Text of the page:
April car sales kept going strong, fueled by strong consumer demand for small cars and growing consumer confidence.

Overall industry sales were up 17% compared with a year ago, according to AutoData. General Motors had a bang-up month, with sales up 26%. It managed to win back its title of biggest car seller in the U.S., an honor Ford held in March.

The bad news, though, is that prices are going up. The earthquake and tsunami that hit Japan in March is slowly draining supply, allowing dealers to increase prices. It's a tough blow to consumers who are already coping with rising gas prices at the pump and higher food prices.

Consumer web site Edmunds.com says rebates are shrinking - they were down 10.5% in April compared with March. Compared with a year ago, rebates were worth 19.6% less.

"This is the clearest indication yet that automakers are gearing up for inventory shortages," said Jessica Caldwell, director of industry analysis for Edmunds.com. "Demand for new cars has been growing as economic recovery has strengthened, but now the industry may experience a hiccup if consumers decide to wait for the next deal to come around, which may not be until the autumn."

Japanese automakers have told their dealers that shortages of vehicles will start to be felt in June and last the rest of the year. It will especially affect Japanese automakers Toyota, Honda, Nissan, Mazda, Suzuki and Mitsubishi, though U.S. automakers may be short some vehicles as well.

Prices are already starting to rise. TrueCar.com, which tracks new car prices, says the price of a Lexus RX450 is expected to jump $1,011 by May 8, up 2% in just seven days. The Lexus IS 250 is expected to go up $750 in the same time frame. Lexus could be out of vehicles by the end of May.

Transaction prices are the highest TrueCar has ever recorded, the company says.

Automakers regularly battle one another with rebates to help sell models on which they have excessive supply. Toyota, for example, has been discounting Camry and Corolla, while Honda has kept up incentives on Accord and Civic. Nissan has been one of the most aggressive discounters the last few months. But Earl Hesterberg, CEO of Houston-based Group 1 Automotive, which operates dozens of dealerships, says the lower supply of vehicles will increase prices now, and with them profits for dealers who won't have to scrap as much to move excess inventories of cars. "We could see a 30% to 50% decline in shipments of many key Japanese brand models," said Hesterberg.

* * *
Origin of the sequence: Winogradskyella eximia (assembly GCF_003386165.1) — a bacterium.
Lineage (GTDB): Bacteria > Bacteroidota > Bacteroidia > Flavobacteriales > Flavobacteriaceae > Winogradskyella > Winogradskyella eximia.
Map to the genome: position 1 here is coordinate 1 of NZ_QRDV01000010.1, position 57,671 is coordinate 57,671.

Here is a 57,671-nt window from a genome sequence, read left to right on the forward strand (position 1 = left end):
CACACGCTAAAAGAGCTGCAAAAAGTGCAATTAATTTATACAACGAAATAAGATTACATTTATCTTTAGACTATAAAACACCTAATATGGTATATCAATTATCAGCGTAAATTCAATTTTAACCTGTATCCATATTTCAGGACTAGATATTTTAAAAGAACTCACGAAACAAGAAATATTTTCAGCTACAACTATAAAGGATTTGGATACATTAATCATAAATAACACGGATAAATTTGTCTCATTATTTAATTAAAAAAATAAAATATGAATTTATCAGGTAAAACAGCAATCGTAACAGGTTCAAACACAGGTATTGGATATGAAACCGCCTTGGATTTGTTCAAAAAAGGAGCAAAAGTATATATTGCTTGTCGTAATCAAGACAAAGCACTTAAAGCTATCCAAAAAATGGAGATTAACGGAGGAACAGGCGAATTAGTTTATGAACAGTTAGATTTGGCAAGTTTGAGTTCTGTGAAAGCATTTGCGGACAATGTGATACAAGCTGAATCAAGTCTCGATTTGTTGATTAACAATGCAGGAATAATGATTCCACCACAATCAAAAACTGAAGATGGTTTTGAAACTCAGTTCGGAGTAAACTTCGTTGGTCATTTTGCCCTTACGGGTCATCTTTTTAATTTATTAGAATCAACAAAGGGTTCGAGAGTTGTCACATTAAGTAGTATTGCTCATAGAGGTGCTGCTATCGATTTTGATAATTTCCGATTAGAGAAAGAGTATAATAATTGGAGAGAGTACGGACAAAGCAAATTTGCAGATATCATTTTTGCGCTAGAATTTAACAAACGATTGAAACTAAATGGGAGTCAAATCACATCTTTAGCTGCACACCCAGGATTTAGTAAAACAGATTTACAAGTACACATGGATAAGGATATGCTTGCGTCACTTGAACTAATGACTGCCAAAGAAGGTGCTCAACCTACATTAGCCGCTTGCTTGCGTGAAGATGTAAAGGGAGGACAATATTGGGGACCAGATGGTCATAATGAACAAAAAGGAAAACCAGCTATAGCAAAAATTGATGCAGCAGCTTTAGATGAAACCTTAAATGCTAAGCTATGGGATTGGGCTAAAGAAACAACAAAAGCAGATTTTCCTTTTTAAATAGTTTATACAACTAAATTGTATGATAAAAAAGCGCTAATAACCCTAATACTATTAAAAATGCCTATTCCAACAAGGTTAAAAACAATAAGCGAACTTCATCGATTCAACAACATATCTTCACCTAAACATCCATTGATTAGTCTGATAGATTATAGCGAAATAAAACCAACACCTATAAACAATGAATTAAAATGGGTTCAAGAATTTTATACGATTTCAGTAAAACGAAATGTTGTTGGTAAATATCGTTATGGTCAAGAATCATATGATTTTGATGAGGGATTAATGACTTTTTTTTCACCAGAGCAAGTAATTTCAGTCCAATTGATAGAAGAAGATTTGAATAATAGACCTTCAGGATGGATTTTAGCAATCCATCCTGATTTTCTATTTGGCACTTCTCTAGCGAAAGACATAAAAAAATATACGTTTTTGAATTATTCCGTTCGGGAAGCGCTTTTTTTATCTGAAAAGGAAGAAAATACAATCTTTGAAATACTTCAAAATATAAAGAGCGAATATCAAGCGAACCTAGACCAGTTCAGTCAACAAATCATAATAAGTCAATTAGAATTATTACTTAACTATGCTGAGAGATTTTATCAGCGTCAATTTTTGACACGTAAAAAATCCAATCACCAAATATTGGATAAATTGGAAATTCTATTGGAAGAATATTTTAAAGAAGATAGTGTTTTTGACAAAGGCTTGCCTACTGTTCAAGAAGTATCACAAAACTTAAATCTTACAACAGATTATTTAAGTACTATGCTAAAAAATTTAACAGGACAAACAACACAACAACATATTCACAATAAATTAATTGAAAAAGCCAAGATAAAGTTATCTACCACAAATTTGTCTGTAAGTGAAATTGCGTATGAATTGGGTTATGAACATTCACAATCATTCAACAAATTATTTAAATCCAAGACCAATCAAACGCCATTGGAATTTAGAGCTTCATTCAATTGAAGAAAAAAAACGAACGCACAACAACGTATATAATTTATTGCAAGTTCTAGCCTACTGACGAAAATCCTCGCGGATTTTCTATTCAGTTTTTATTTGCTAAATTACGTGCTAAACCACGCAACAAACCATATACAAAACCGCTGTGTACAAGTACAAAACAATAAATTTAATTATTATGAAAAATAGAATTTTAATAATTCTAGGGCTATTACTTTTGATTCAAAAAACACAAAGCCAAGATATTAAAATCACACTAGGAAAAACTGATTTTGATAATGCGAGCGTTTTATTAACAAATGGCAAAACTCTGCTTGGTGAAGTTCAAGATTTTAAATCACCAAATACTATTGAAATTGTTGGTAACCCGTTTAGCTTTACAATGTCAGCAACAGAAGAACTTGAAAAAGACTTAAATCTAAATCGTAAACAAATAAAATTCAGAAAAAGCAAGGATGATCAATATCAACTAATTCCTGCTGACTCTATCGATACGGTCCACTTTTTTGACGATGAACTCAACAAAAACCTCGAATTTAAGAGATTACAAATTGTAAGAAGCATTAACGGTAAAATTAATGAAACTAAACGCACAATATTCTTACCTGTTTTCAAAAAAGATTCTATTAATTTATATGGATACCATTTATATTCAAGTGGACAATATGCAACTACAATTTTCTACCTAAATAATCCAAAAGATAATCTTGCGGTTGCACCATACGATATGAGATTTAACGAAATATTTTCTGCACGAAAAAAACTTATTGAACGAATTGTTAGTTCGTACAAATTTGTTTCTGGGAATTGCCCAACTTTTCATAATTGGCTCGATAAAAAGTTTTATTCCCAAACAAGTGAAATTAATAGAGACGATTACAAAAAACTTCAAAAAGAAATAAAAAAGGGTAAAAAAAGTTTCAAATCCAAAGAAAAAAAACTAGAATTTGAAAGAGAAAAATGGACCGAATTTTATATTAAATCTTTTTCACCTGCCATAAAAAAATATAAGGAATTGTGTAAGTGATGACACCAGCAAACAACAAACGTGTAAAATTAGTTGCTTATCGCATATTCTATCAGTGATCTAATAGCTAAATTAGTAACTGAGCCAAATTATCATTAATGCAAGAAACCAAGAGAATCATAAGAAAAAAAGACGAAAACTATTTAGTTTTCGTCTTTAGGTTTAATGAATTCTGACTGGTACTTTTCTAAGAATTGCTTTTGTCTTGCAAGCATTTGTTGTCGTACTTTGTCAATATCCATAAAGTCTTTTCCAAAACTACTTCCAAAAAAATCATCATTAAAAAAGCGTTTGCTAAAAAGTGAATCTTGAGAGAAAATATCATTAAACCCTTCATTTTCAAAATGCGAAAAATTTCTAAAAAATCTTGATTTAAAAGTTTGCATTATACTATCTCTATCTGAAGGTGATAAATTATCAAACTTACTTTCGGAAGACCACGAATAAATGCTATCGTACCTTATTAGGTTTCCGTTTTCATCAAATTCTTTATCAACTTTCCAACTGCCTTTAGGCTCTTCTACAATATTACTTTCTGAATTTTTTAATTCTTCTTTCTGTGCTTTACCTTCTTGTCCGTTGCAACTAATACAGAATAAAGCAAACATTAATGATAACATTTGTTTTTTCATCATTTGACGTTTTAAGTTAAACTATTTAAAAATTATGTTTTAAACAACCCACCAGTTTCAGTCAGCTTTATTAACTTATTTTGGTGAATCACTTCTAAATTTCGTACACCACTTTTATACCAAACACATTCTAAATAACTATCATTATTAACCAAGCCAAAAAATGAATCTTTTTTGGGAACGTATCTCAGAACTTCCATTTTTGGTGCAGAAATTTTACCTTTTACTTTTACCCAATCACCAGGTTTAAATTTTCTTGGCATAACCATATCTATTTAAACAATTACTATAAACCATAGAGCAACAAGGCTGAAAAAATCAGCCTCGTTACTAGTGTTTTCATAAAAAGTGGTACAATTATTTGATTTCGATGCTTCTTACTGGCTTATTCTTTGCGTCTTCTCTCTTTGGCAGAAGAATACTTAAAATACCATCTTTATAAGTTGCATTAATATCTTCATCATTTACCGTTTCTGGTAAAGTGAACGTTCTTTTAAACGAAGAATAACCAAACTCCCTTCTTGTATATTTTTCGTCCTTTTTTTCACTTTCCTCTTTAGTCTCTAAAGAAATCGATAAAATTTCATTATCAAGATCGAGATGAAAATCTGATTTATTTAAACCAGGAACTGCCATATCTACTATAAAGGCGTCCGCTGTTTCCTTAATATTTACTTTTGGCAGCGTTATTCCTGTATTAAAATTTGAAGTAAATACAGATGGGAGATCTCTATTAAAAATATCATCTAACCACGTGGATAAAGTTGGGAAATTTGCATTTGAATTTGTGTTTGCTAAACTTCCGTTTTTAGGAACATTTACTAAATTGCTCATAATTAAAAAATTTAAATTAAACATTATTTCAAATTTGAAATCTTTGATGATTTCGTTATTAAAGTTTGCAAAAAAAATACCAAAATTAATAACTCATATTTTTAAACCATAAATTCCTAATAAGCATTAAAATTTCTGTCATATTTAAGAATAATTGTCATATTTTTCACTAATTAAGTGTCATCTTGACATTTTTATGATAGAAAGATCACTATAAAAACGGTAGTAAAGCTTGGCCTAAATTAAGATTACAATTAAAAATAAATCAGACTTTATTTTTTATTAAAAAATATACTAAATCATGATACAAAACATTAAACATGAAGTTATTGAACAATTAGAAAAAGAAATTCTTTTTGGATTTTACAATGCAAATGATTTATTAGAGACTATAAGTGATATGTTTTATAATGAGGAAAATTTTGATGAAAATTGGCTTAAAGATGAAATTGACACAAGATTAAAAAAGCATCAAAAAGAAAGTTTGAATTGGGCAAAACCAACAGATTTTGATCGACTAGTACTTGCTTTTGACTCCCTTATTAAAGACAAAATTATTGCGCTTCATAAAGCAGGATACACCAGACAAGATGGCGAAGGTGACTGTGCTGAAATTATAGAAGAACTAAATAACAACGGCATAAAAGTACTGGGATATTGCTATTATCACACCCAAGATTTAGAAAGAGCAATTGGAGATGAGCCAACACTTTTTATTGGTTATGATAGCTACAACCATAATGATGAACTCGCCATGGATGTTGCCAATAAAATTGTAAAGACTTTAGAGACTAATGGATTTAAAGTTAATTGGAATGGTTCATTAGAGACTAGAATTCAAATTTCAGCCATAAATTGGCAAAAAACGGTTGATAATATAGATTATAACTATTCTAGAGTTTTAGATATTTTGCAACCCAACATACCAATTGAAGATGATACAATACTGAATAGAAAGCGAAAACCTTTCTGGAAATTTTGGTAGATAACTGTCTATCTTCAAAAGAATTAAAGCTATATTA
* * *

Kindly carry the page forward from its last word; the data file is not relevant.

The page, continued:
Detroit automakers, not as greatly affected as Japanese automakers by the shortage of parts, though, are likely to hike prices too, though not as much as foreign makes. This will give Ford, GM and Chrysler an even greater pricing advantage than they already have. Mike Jackson, CEO of auto retailer AutoNation said, "It will still be a competitive marketplace and consumers will still have a lot of choices."

J.P. Morgan analyst Himanshu Patel expects Ford to be the biggest beneficiary of Toyota's and Honda's supply problems. Ford is more likely to benefit from selling more Fiesta and Focus cars, as well as from getting higher prices for them than they otherwise would, said Patel.

"In May, we'll see some actual shortages due to inventory which will affect sales in the coming months," said Jess Toprak, VP of Industry Trends and Insights for TrueCar.com.

The industry average incentive spending per vehicle was approximately $2,386 in April, according to TrueCar.com, which represents a drop of four percent from March 2011 and down 11 percent from April 2010. That number is expected to decline in the next few months even more.

As gas prices climb, there is a greater demand for small cars. And those are the ones most greatly affected by the Japanese disaster. Toyota Yaris, Honda Fit and Nissan Versa are all imported from Japan, and have been directly impacted. Meantime, Ford has a new Fiesta and Focus in market, while Chevy has a new fuel efficient Chevy Cruze.

Used cars are hardly a refuge for sticker shocked buyers. According to the National Automobile Dealers Association, the transaction price on a new Toyota Prius starts at $22,400, while a two-year old model is only $1,600 less.

There is a perfect storm driving up the cost of used cars. The loss of production due to the Japanese earthquake, and the fact that so few new cars were sold two years ago at the heart of the economic meltdown. Some six million fewer vehicles were sold in 2009 than the 16 million a year the industry was selling a few years earlier.

Prices for used cars at auctions where dealers buy their cars are up around 15% to 20% from a year ago.

There is a silver lining, though, as dealers say they are paying more for consumer trade-ins than they were because of the shortage.